#17

If you want to call it a non-doctrinal tradition that was in error, that’s fine by me – I don’t think we disagree in substance about that and we may just be talking past each other. To me, the term “abuse” is appropriate for sinful practices done by Church clerics, and being the norm has nothing to do with it – at least in my opinion. That may be just a conflict over words, which I don’t think either of us wants to get into.

Vatican 2’s Declaration on Religious Freedom indicates that it is a sin to execute heretics merely for their heresy, and Catholics should use the Church’s tradition to demonstrate that this has always been part of the Church’s teaching, even if it has not always been perfectly understood. When it comes to St. Thomas Aquinas I don’t deny that he misunderstood some of these principles, and he may have been trying to justify abuses (or erroneous non-doctrinal traditions), in good faith thinking that they were okay because they were practiced by holy people who misunderstood the principle of religious freedom. But the principle of religious toleration and the avoidance of capital punishment and the doctrine of just war also show up, and in my opinion we ought to give him the benefit of the doubt if there are passages where he appears to deny something the Church teaches today and if those passages can be interpreted in a more generous way.

I hope it becomes clear from that that I’m not in denial of St. Thomas’ imperfections re: social doctrines, but I am trying to give him the benefit of the doubt and interpret him in a more generous way than some of his statements suggest on the surface. And that is the way the Summa works. It is not always clear and it does not always use modern language. We shouldn’t expect him to say in so many words, “Don’t turn over someone to secular authorities to be killed if they repent after having relapsed into heresy unless they are violent.” There are so many levels in that that we should expect them to be dealt with separately. We should expect a treatment of the death penalty in general and we should expect to find there that it is only to be used as a last resort. We do find that. When he talks about when killing heretics is justifiable, we should expect a confinement of his subject to heretics who engage in violence and pillaging. He does mention that that’s what he’s talking about. In other passages he says that the State may legitimately permit each sect to exist. That would not be true if he thought heretics should always be exterminated. For all these reasons, and perhaps others that I’m not thinking of at the moment, I think we should be generous in our interpretation of St. Thomas Aquinas and search the Summa for important developments in our doctrine on religious toleration – and that’s what I try to do.


#18

[quote="dmar198, post:17, topic:324779"]
If you want to call it a non-doctrinal tradition that was in error, that's fine by me -- I don't think we disagree in substance about that and we may just be talking past each other. To me, the term "abuse" is appropriate for sinful practices done by Church clerics, and being the norm has nothing to do with it -- at least in my opinion. That may be just a conflict over words, which I don't think either of us wants to get into.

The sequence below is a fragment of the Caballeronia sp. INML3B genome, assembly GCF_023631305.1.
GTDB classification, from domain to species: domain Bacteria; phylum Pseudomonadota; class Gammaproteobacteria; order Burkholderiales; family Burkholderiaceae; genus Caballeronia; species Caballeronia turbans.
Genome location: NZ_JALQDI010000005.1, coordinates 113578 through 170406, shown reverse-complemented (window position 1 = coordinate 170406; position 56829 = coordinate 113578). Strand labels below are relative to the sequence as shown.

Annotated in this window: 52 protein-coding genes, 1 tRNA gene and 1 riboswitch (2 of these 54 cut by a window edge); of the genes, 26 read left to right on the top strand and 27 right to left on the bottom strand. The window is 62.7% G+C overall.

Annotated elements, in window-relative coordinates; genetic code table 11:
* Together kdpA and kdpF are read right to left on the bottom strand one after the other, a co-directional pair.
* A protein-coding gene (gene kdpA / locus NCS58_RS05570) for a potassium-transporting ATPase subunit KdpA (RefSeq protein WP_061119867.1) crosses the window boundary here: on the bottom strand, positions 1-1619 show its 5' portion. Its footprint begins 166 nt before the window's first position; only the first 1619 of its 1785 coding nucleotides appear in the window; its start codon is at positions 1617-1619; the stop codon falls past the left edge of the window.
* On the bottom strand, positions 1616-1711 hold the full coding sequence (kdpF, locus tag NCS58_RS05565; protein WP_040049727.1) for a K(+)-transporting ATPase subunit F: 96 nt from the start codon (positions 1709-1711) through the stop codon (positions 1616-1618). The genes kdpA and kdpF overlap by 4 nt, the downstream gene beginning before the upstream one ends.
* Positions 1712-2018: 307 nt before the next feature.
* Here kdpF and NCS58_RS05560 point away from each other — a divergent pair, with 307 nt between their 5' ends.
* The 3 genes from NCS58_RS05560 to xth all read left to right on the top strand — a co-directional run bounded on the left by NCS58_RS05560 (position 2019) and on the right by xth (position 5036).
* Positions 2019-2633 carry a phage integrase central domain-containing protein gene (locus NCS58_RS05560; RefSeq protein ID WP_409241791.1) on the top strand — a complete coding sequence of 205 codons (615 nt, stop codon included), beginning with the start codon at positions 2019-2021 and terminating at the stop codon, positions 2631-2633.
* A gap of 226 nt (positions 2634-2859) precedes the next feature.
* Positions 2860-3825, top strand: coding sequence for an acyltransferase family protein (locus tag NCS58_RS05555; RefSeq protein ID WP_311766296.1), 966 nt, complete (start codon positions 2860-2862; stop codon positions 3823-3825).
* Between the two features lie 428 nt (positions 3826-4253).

Vatican 2's Declaration on Religious Freedom indicates that it is a sin to execute heretics merely for their heresy, and Catholics should use the Church's tradition to demonstrate that this has always been part of the Church's teaching, even if it has not always been perfectly understood. When it comes to St. Thomas Aquinas I don't deny that he misunderstood some of these principles, and he may have been trying to justify abuses (or erroneous non-doctrinal traditions), in good faith thinking that they were okay because they were practiced by holy people who misunderstood the principle of religious freedom. But the principle of religious toleration and the avoidance of capital punishment and the doctrine of just war also show up, and in my opinion we ought to give him the benefit of the doubt if there are passages where he appears to deny something the Church teaches today and if those passages can be interpreted in a more generous way.

I hope it becomes clear from that that I'm not in denial of St. Thomas' imperfections re: social doctrines, but I am trying to give him the benefit of the doubt and interpret him in a more generous way than some of his statements suggest on the surface. And that is the way the Summa works. It is not always clear and it does not always use modern language. We shouldn't expect him to say in so many words, "Don't turn over someone to secular authorities to be killed if they repent after having relapsed into heresy unless they are violent." There are so many levels in that that we should expect them to be dealt with separately. We should expect a treatment of the death penalty in general and we should expect to find there that it is only to be used as a last resort. We do find that. When he talks about when killing heretics is justifiable, we should expect a confinement of his subject to heretics who engage in violence and pillaging. He does mention that that's what he's talking about. In other passages he says that the State may legitimately permit each sect to exist. That would not be true if he thought heretics should always be exterminated. For all these reasons, and perhaps others that I'm not thinking of at the moment, I think we should be generous in our interpretation of St. Thomas Aquinas and search the Summa for important developments in our doctrine on religious toleration -- and that's what I try to do.

[/quote]

I originally misread your original post, so I tried to edit it to reflect that I realized this. I think at this point, though we may just have to agree to disagree.


#19